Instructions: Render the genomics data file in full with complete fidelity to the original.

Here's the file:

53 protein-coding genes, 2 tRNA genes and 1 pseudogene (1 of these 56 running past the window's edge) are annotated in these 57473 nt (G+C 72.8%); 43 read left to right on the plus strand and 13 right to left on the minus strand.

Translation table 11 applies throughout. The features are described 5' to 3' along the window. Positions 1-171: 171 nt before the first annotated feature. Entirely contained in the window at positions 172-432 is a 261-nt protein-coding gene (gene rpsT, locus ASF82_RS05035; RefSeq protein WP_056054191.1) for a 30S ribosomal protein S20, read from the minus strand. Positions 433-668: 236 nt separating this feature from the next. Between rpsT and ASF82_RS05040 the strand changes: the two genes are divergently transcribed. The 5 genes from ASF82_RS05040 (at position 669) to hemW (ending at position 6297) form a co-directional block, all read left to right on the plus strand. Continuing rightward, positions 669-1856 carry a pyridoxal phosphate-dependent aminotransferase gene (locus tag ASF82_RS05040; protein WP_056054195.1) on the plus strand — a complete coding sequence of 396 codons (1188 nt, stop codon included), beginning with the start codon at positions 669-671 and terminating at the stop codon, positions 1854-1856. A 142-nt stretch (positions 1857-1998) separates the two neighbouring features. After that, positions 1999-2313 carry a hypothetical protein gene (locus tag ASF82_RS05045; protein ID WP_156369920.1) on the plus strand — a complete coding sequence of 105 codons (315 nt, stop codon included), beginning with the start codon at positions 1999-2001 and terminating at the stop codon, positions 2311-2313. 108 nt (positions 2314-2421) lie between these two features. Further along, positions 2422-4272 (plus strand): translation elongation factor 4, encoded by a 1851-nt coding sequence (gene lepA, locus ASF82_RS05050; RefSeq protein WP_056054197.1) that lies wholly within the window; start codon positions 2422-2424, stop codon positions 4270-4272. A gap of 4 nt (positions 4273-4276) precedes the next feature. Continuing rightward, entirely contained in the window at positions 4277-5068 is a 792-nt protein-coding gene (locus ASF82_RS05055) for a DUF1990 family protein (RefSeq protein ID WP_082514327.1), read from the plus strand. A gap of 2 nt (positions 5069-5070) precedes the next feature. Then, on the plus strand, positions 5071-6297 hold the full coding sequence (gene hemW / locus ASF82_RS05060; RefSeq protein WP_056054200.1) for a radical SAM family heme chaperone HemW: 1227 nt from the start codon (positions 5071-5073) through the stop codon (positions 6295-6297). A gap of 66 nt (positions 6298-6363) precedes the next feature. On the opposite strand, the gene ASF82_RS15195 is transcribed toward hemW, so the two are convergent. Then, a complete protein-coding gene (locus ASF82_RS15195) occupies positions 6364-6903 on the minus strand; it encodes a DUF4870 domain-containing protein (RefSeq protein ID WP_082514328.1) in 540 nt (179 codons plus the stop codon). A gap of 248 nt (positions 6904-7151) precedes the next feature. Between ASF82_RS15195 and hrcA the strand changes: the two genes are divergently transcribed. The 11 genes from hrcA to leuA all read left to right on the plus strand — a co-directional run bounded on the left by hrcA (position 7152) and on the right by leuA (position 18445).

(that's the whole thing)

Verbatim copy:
53 protein-coding genes, 2 tRNA genes and 1 pseudogene (1 of these 56 running past the window's edge) are annotated in these 57473 nt (G+C 72.8%); 43 read left to right on the plus strand and 13 right to left on the minus strand.

Translation table 11 applies throughout. The features are described 5' to 3' along the window. Positions 1-171: 171 nt before the first annotated feature. Entirely contained in the window at positions 172-432 is a 261-nt protein-coding gene (gene rpsT, locus ASF82_RS05035; RefSeq protein WP_056054191.1) for a 30S ribosomal protein S20, read from the minus strand. Positions 433-668: 236 nt separating this feature from the next. Between rpsT and ASF82_RS05040 the strand changes: the two genes are divergently transcribed. The 5 genes from ASF82_RS05040 (at position 669) to hemW (ending at position 6297) form a co-directional block, all read left to right on the plus strand. Continuing rightward, positions 669-1856 carry a pyridoxal phosphate-dependent aminotransferase gene (locus tag ASF82_RS05040; protein WP_056054195.1) on the plus strand — a complete coding sequence of 396 codons (1188 nt, stop codon included), beginning with the start codon at positions 669-671 and terminating at the stop codon, positions 1854-1856. A 142-nt stretch (positions 1857-1998) separates the two neighbouring features. After that, positions 1999-2313 carry a hypothetical protein gene (locus tag ASF82_RS05045; protein ID WP_156369920.1) on the plus strand — a complete coding sequence of 105 codons (315 nt, stop codon included), beginning with the start codon at positions 1999-2001 and terminating at the stop codon, positions 2311-2313. 108 nt (positions 2314-2421) lie between these two features. Further along, positions 2422-4272 (plus strand): translation elongation factor 4, encoded by a 1851-nt coding sequence (gene lepA, locus ASF82_RS05050; RefSeq protein WP_056054197.1) that lies wholly within the window; start codon positions 2422-2424, stop codon positions 4270-4272. A gap of 4 nt (positions 4273-4276) precedes the next feature. Continuing rightward, entirely contained in the window at positions 4277-5068 is a 792-nt protein-coding gene (locus ASF82_RS05055) for a DUF1990 family protein (RefSeq protein ID WP_082514327.1), read from the plus strand. A gap of 2 nt (positions 5069-5070) precedes the next feature. Then, on the plus strand, positions 5071-6297 hold the full coding sequence (gene hemW / locus ASF82_RS05060; RefSeq protein WP_056054200.1) for a radical SAM family heme chaperone HemW: 1227 nt from the start codon (positions 5071-5073) through the stop codon (positions 6295-6297). A gap of 66 nt (positions 6298-6363) precedes the next feature. On the opposite strand, the gene ASF82_RS15195 is transcribed toward hemW, so the two are convergent. Then, a complete protein-coding gene (locus ASF82_RS15195) occupies positions 6364-6903 on the minus strand; it encodes a DUF4870 domain-containing protein (RefSeq protein ID WP_082514328.1) in 540 nt (179 codons plus the stop codon). A gap of 248 nt (positions 6904-7151) precedes the next feature. Between ASF82_RS15195 and hrcA the strand changes: the two genes are divergently transcribed. The 11 genes from hrcA to leuA all read left to right on the plus strand — a co-directional run bounded on the left by hrcA (position 7152) and on the right by leuA (position 18445).